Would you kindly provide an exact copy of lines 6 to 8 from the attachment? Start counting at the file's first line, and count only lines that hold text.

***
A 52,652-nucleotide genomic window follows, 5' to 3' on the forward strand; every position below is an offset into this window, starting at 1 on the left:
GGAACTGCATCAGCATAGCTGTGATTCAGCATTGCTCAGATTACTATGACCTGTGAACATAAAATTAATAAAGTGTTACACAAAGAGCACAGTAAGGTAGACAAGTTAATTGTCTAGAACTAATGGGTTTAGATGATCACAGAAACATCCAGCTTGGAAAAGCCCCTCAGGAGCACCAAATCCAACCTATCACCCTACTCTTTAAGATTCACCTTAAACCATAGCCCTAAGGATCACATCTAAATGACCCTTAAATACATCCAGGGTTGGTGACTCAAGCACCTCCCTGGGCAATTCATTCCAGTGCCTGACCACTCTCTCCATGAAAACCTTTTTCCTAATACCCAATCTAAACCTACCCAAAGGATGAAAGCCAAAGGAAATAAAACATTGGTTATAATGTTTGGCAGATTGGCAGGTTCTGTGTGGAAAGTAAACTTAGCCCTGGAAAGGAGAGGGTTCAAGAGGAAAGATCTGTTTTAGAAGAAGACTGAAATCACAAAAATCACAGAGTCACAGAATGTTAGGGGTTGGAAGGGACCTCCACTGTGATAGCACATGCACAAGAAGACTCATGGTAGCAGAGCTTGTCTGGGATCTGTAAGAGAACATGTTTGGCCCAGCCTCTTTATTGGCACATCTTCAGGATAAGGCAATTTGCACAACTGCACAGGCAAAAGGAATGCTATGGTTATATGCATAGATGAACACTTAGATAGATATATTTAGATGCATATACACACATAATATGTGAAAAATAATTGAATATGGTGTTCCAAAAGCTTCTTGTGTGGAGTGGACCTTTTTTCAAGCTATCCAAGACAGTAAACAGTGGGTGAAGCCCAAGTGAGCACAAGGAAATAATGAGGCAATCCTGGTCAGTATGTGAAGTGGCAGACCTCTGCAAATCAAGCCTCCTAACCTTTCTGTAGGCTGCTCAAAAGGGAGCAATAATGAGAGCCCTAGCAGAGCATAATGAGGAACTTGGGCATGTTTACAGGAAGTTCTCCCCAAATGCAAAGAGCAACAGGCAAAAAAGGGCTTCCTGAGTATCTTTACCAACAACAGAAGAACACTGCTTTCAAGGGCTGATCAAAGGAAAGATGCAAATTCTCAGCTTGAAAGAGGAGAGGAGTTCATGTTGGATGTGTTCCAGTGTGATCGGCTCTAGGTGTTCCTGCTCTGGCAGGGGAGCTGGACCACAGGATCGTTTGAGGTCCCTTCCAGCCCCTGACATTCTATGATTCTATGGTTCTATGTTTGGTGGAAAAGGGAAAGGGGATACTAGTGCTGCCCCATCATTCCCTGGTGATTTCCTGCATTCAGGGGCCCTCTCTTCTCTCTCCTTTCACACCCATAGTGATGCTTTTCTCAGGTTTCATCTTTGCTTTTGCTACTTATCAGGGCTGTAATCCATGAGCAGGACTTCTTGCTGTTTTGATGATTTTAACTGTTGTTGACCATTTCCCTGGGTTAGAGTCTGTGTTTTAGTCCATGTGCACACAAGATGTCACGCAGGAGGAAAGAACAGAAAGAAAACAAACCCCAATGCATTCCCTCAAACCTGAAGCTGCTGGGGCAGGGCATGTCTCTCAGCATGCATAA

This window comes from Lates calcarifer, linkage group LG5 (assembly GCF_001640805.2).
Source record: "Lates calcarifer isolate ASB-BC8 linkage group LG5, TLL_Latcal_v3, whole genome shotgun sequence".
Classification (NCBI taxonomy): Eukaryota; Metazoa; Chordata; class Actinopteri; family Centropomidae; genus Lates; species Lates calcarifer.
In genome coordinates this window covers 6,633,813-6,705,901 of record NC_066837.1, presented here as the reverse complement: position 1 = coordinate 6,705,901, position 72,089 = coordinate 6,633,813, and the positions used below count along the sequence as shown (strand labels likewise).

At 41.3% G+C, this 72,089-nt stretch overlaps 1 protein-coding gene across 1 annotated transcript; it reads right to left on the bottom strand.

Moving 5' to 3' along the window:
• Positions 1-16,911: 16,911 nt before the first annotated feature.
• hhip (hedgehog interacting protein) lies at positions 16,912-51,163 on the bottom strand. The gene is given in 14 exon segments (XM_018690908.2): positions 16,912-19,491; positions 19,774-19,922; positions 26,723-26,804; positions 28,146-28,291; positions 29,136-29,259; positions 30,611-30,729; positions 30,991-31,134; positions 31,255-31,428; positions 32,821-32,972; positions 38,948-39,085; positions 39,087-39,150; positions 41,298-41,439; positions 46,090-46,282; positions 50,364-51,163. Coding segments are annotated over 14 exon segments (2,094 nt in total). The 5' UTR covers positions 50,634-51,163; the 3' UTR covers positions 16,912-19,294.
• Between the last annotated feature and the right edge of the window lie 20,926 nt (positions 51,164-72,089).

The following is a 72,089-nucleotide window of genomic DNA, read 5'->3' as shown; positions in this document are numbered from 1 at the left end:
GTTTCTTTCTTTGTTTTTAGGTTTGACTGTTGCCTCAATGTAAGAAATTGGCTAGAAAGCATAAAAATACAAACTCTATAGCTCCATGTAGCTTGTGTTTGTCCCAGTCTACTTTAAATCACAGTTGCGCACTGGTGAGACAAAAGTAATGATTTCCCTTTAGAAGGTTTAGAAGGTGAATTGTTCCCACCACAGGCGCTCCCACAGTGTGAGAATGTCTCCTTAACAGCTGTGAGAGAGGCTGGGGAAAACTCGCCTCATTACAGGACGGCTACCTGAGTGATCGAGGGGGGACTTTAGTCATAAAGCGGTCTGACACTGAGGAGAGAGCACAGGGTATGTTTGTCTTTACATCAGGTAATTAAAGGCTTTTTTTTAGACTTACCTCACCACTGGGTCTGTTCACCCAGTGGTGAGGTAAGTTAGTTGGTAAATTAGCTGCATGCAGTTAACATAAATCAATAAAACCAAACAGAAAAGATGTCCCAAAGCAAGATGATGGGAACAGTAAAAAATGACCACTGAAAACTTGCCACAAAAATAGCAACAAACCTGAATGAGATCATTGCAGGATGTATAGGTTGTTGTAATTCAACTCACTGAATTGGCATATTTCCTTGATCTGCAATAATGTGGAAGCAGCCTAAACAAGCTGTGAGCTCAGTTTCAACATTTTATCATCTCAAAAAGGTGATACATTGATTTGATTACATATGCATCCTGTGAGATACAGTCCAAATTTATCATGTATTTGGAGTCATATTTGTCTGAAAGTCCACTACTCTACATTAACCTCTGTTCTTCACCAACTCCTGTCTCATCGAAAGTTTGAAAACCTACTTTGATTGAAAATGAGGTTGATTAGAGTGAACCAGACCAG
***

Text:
In genome coordinates this window covers 6,633,813-6,705,901 of record NC_066837.1, presented here as the reverse complement: position 1 = coordinate 6,705,901, position 72,089 = coordinate 6,633,813, and the positions used below count along the sequence as shown (strand labels likewise).

At 41.3% G+C, this 72,089-nt stretch overlaps 1 protein-coding gene across 1 annotated transcript; it reads right to left on the bottom strand.

Moving 5' to 3' along the window: